Thursday, August 22, 2013

Social Media and Television — How Do They Relate?

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Thanks to social media and its influence on television, viewers can use forums like Facebook and Twitter to share their thoughts about the programs they watch even as they’re watching them. What’s more, viewers can use social media to connect with other fans around the country and the world, to enter contests, play games, take quizzes or ask questions about their favorite shows, and to find new shows that they might enjoy.

Television producers and writers are catching on. They now use social media integration to increase their viewership and get an idea of how many viewers are tuning in. In this age of free streaming TV services online, the Nielsen ratings have become obsolete.

Television producers now use Twitter hashtags and Facebook “likes” to encourage viewers to take to social media, and to keep track of posts about a series, an episode or a television special. TV shows have their own social media accounts to interact with viewers.

How Do TV Viewers Use Social Media?

There are three main reasons television viewers log onto social media:

·         To find information about shows they watch or might want to watch
·         To talk to their friends and followers about the shows they watch
·         To play games, take quizzes or enter contests related to TV shows

A recent survey by Viacom showed that 46 percent of those surveyed use social media to keep up with their favorite TV programs; 43 percent use it look for schedules and broadcast information on programs’ Facebook pages or Twitter feeds; and 33 percent log onto social media to watch special content available nowhere else.

The same survey showed that 36 percent of respondents recommend their favorite programs to their friends via social media; 35 percent of respondents talk to their friends about the shows they’re watching via social media; and 24 percent of respondents make new connections with other fans of their favorite TV shows via social media.

Fewer people use social media to play games and enter contests relating to their favorite TV programs, but the percentages are still significant. 24 percent of those surveyed enter TV contests using social media; 23 percent log onto social media to play games that relate to their favorite programs; and 22 percent take social media quizzes about their favorite TV shows.

How Do TV Producers Use Social Media?

Television producers and personalities take advantage of social media trends to draw in more viewers, as well as to try to keep track of their ratings. Since so many people now are using second screens to watch TV shows online, the old Nielsen rating system is no longer accurate. Nielsen ratings for a particular show might be incredibly low, but that doesn’t mean the same show doesn’t have a massive audience — watching online.

Producers are now using Twitter to attempt to calculate television ratings. The system isn’t perfect — Twitter wasn’t designed as a television ratings system. However, television studios can get a fair idea of whom and how many people are watching their programs by keeping track of the posts made during the program’s broadcast. Whether fans love or loathe a program, social media feedback will tell.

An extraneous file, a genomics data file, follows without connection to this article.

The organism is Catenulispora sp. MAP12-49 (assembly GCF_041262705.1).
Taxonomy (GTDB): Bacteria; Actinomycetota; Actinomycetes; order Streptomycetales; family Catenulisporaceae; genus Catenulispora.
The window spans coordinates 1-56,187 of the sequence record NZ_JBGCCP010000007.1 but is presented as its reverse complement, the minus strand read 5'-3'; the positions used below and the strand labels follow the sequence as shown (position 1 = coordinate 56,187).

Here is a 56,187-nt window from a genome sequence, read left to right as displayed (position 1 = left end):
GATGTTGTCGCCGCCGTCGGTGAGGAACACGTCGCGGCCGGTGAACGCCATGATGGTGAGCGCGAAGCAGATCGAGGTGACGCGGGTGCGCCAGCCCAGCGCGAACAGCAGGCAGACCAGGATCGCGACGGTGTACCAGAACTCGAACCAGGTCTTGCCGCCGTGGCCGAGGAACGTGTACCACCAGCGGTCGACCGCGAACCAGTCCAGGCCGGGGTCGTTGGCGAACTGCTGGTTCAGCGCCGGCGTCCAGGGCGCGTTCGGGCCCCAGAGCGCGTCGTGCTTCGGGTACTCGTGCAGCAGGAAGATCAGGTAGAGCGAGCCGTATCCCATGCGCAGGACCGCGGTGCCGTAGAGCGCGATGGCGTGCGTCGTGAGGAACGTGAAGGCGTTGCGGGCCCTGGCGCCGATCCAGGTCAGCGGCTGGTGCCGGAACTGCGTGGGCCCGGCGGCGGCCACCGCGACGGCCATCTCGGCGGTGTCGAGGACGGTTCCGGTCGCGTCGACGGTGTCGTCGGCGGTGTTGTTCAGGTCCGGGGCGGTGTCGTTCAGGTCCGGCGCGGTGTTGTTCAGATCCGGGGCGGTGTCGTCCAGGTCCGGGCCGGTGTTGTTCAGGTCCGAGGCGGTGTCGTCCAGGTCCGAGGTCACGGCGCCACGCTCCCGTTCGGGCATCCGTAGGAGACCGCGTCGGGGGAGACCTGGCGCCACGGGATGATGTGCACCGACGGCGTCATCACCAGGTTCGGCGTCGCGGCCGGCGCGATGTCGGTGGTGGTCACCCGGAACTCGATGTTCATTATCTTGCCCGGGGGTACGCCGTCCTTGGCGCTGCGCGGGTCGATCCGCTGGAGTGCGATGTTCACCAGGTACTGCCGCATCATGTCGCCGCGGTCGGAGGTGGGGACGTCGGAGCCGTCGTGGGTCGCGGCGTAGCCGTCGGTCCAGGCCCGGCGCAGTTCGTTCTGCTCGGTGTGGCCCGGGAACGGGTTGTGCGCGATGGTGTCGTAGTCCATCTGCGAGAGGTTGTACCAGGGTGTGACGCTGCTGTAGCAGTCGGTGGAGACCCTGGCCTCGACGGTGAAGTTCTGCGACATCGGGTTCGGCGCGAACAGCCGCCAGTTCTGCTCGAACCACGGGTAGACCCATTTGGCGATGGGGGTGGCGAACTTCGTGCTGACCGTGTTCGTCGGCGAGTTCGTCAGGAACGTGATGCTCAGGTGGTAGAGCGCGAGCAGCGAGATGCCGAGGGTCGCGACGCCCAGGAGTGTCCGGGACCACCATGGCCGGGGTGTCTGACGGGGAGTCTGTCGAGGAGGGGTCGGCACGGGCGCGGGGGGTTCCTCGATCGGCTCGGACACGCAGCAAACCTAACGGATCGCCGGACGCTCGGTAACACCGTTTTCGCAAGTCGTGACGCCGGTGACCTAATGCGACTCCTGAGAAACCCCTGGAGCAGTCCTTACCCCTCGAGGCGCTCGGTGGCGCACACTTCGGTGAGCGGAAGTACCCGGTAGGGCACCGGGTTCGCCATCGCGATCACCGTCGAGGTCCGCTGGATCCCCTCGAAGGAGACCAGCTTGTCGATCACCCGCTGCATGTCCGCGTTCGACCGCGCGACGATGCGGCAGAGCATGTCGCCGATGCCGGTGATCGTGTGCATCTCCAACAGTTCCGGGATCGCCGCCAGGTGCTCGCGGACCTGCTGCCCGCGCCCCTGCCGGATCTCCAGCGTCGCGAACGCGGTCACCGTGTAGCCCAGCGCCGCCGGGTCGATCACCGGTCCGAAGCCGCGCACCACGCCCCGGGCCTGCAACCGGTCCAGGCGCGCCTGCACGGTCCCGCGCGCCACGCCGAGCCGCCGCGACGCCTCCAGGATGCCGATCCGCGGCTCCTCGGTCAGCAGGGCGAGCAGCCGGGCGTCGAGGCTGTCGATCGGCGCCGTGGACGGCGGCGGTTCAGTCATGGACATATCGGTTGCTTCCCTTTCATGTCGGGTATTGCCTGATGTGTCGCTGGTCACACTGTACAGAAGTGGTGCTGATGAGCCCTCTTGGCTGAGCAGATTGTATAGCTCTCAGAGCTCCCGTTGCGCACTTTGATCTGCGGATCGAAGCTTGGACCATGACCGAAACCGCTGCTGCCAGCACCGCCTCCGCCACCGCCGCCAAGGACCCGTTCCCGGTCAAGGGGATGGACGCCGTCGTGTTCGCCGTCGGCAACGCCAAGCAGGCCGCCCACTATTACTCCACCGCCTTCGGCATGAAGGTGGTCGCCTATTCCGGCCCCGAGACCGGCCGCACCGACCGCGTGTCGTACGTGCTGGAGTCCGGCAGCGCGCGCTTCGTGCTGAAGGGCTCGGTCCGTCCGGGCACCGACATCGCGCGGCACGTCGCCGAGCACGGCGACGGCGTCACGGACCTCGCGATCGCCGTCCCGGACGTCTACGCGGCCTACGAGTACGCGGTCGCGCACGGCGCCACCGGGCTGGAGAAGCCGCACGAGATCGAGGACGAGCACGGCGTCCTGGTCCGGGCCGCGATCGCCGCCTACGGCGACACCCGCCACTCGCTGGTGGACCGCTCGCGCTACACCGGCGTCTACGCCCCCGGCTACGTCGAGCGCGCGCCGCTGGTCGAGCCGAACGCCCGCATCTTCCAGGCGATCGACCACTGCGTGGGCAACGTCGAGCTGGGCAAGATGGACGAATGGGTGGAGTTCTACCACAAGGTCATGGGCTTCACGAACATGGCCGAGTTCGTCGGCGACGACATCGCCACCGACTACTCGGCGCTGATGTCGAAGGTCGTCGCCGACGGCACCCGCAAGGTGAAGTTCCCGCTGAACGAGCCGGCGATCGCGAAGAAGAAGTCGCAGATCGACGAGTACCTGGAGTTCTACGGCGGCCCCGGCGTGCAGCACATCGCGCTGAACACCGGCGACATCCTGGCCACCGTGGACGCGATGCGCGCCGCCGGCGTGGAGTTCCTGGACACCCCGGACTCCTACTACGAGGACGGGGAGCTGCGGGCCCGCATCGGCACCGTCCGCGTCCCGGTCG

One of the ways in which TV programs do this is by using Twitter hashtags. Each television program — and, in some cases, individual episodes of a series — has its own hashtag, which appears at the bottom of the screen during broadcast. Viewers who tweet about the show are encouraged to use the hashtag; this serves the purpose of organizing all the tweets related to that program and distinguishing them from unrelated tweets.

The use of hashtags on Twitter also serves to draw in new viewers:Online friends see the tweets, get curious, and initiate conversations about the show and maybe they tune in for themselves. Twitter activity during the 2010 Grammy Awards is believed to have led to a 35 percent increase in viewership of the event, for example.

Television programs, and especially talk show hosts, open their own Twitter and Facebook accounts. Twitter accounts for television programs and personalities are seen to be especially effective in generating buzz surrounding a show. Programs and even individual characters use Twitter feeds to answer questions, tweet program updates and even share musical tracks played during a show.

Thanks to social media, we’re now watching television differently. We can tell the world just what we think of the programs we’re watching in real time. We can recommend our favorite shows to online friends — and warn them away about the ones we don’t like. Television producers have taken notice and are now using social media to boost ratings and foster a more interactive relationship with viewers.

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